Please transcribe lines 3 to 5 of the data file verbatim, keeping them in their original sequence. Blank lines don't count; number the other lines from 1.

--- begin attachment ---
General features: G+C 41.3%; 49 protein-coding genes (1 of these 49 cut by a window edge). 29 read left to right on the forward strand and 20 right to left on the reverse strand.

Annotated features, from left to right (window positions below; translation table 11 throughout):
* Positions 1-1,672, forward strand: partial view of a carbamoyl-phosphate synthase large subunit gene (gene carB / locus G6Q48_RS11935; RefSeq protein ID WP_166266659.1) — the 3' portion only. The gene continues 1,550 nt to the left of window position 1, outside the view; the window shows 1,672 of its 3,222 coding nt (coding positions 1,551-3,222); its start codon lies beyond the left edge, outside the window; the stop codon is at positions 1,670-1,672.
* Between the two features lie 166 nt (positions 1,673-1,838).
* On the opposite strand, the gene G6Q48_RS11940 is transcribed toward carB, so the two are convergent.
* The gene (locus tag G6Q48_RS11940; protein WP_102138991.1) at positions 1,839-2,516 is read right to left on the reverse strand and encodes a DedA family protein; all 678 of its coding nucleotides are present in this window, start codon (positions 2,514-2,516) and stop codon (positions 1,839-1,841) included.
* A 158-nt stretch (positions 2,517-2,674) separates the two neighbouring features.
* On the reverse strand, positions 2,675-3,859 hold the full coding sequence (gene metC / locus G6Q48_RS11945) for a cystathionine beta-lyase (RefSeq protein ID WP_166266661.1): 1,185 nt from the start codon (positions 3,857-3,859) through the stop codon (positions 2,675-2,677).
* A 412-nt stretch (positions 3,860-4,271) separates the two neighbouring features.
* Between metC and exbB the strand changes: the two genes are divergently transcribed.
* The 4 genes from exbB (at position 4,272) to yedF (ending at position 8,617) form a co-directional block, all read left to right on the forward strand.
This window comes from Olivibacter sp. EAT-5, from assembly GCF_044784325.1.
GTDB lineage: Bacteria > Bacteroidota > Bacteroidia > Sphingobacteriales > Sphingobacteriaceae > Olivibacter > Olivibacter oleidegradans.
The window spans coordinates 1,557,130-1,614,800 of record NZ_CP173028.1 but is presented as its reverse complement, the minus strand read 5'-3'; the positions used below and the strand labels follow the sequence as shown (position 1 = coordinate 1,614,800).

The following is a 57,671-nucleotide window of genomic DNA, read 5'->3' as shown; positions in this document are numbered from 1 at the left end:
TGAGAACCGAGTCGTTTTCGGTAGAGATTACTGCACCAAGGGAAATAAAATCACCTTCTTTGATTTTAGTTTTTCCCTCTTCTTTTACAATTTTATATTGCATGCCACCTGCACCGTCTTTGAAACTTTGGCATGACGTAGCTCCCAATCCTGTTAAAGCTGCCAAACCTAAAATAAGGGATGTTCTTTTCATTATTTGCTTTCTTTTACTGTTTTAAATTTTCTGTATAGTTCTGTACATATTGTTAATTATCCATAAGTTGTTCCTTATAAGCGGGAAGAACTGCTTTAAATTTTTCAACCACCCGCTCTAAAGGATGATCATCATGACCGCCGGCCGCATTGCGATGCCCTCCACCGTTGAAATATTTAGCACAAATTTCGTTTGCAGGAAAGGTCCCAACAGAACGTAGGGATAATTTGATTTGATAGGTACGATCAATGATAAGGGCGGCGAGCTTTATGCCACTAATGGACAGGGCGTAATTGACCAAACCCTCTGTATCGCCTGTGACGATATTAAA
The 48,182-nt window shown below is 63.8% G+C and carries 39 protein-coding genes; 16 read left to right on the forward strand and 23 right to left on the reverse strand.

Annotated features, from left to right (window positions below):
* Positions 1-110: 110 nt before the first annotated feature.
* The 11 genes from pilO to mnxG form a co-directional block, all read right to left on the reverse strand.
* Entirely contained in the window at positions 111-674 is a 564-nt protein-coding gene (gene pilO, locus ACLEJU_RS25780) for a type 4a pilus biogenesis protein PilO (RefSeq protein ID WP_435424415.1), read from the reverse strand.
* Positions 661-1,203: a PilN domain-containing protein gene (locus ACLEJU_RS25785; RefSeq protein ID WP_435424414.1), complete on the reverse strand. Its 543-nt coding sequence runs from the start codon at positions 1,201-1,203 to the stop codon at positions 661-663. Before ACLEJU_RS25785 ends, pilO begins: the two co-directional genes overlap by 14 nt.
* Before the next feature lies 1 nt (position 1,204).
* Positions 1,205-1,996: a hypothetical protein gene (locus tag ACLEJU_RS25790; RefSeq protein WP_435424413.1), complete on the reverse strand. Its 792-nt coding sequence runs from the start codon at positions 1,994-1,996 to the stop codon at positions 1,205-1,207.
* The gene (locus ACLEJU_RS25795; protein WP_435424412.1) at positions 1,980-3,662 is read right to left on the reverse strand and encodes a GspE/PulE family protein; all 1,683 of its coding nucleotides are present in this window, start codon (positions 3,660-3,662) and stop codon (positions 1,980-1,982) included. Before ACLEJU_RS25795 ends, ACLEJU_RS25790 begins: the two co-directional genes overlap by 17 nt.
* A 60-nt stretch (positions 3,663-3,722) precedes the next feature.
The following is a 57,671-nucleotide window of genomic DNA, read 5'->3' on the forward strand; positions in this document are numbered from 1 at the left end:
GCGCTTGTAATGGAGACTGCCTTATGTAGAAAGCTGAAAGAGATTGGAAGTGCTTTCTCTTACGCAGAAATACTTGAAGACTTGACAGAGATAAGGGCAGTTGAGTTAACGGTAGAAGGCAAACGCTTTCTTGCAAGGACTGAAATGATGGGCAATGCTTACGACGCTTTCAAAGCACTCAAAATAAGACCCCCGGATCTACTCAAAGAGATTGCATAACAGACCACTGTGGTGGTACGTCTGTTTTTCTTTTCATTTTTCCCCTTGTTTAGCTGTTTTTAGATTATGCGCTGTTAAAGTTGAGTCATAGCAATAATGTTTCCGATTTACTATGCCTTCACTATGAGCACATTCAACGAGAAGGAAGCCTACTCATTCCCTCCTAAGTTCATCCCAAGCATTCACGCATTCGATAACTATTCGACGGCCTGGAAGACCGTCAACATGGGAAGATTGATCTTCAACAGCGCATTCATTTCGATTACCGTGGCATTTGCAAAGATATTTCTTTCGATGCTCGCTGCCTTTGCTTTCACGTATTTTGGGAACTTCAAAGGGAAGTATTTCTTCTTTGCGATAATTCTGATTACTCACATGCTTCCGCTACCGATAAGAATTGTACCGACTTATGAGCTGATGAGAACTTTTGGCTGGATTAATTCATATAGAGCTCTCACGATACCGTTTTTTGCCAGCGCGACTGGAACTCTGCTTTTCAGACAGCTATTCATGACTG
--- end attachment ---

* Positions 1-1,672, forward strand: partial view of a carbamoyl-phosphate synthase large subunit gene (gene carB / locus G6Q48_RS11935; RefSeq protein ID WP_166266659.1) — the 3' portion only. The gene continues 1,550 nt to the left of window position 1, outside the view; the window shows 1,672 of its 3,222 coding nt (coding positions 1,551-3,222); its start codon lies beyond the left edge, outside the window; the stop codon is at positions 1,670-1,672.
* Between the two features lie 166 nt (positions 1,673-1,838).
* On the opposite strand, the gene G6Q48_RS11940 is transcribed toward carB, so the two are convergent.